Varicose veins are enlarged, ropy veins that bulge like cords beneath the surface of the skin, frequently dark blue or purple in color. Although varicose veins can occur anywhere on the body, they are most likely to appear on the legs. Varicose veins are very common, with around 40 million Americans affected by them.

 

Risk factors for developing varicose veins including having a family history of venous disorders, obesity, pregnancy, aging, gender (women are more likely to develop varicose veins), and working in an environment that requires you to stand on your feet or sit for long periods of time.

 

Varicose veins are superficial veins that have become abnormally dilated due to improper blood flow. When working properly, veins have valves that prevent blood from flowing backward. When these valves fail, blood pools and pressure builds with the veins, causing the veins to dilate and become more visible, as well as uncomfortable. Varicose veins can cause aching, itching, and throbbing, as well as burning and cramping.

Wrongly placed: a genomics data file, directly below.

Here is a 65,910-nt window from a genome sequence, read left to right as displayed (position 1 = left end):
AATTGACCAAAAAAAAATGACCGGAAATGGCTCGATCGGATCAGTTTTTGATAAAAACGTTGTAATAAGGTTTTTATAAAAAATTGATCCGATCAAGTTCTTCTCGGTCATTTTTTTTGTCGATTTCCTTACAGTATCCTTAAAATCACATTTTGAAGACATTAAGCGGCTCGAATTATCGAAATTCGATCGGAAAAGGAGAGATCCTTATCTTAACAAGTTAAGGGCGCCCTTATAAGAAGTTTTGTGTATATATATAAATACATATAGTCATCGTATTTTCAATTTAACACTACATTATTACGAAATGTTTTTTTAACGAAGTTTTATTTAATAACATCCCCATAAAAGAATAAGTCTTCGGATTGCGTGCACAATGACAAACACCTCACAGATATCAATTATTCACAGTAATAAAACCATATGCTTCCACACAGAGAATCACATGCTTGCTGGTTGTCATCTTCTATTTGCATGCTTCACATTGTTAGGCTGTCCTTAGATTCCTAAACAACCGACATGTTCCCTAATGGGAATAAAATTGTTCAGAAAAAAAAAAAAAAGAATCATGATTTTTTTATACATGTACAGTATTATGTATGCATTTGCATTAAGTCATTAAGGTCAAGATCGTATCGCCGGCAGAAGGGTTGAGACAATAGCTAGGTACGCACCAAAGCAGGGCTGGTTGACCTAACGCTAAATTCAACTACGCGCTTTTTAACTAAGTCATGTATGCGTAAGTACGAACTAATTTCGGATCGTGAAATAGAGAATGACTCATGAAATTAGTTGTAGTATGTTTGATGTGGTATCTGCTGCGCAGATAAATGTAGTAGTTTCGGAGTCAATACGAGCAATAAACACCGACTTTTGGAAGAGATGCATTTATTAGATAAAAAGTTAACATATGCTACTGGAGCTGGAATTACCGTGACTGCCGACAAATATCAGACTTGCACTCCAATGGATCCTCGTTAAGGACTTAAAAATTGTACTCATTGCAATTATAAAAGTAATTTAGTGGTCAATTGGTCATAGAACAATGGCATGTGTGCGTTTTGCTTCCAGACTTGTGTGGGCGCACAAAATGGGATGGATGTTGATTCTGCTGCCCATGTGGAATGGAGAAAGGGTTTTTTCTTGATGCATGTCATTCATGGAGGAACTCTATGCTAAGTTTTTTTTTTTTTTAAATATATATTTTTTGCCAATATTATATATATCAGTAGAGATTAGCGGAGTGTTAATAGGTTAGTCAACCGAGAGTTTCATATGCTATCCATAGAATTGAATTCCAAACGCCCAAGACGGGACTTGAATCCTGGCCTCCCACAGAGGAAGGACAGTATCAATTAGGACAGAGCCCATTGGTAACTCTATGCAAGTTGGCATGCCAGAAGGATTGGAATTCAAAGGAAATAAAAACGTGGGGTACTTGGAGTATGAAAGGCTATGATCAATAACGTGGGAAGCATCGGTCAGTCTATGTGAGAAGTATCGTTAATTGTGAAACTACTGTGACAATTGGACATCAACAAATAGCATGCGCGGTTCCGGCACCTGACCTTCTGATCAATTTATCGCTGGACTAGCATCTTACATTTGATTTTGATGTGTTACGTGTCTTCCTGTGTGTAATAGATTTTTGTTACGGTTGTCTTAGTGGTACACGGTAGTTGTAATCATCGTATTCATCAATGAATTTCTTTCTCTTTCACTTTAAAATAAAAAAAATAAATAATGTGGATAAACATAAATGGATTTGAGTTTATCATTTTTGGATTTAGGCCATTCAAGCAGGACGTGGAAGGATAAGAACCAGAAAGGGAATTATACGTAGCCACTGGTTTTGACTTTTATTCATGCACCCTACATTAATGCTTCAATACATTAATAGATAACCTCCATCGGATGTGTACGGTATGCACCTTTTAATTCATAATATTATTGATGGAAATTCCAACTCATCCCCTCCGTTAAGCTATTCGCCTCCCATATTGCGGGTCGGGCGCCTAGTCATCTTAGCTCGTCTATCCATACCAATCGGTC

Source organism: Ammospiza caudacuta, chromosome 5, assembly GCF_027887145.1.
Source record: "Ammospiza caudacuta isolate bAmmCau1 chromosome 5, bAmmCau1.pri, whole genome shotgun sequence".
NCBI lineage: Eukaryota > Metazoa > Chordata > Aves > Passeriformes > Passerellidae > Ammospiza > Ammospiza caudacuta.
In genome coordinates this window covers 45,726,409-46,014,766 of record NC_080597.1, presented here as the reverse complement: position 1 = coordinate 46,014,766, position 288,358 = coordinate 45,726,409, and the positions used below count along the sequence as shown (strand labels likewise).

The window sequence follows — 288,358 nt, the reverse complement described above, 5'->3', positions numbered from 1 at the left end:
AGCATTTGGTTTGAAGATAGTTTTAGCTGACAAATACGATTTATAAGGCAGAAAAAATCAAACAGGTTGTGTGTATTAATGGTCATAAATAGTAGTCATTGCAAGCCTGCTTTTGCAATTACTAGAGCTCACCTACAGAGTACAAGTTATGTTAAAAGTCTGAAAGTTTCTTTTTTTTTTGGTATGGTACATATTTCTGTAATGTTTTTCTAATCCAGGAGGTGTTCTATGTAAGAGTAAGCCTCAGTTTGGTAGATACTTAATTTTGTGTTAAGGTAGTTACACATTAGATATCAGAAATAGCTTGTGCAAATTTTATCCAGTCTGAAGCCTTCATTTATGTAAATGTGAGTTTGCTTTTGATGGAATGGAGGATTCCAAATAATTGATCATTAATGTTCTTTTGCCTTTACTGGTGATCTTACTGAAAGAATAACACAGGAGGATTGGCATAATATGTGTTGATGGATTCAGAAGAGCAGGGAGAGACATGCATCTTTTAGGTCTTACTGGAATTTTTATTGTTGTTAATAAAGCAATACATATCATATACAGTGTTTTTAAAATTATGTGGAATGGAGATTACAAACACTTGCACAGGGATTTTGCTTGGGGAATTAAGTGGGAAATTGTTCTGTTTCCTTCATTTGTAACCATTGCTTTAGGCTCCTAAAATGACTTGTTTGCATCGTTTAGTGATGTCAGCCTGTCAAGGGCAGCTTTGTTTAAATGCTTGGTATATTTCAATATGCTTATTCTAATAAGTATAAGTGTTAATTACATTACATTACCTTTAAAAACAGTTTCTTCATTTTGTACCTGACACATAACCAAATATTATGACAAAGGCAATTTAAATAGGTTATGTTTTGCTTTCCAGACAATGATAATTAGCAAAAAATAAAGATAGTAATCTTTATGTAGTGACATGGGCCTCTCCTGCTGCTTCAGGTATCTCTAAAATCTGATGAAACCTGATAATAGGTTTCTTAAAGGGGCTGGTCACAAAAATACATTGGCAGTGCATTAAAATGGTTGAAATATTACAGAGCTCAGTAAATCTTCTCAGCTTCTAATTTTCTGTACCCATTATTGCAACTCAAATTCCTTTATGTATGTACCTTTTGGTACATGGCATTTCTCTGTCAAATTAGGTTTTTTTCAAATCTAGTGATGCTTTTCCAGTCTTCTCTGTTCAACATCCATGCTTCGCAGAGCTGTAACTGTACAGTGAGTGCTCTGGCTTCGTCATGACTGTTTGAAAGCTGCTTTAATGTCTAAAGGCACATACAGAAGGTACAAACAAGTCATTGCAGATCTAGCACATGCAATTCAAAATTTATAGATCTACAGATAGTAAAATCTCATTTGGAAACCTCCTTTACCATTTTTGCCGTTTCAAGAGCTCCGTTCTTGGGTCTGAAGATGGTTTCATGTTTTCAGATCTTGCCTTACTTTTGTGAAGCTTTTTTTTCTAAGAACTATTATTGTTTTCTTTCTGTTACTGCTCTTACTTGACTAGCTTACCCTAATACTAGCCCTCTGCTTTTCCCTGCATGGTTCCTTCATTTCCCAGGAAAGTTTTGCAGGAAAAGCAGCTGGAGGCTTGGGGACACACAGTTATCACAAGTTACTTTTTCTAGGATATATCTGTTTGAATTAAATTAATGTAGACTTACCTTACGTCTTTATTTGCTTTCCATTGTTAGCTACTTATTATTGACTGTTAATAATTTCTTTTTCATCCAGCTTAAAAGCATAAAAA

Exercise, elevating your legs and wearing compression stockings to promote proper blood flow and reduce swelling can improve comfort levels. However, to prevent varicose veins from becoming worse and to improve comfort and appearance, patients will need to see a vein specialist for treatment.

 

Thanks to cutting-edge advancements in vein care, a vein specialist can achieve excellent results in eliminating varicose veins with minimally-invasive procedures. Your doctor will perform an ultrasound to identify problem veins and determine the best course of treatment. At The Vein Institute, Dr. Gardner may recommend one or a combination of the following therapies: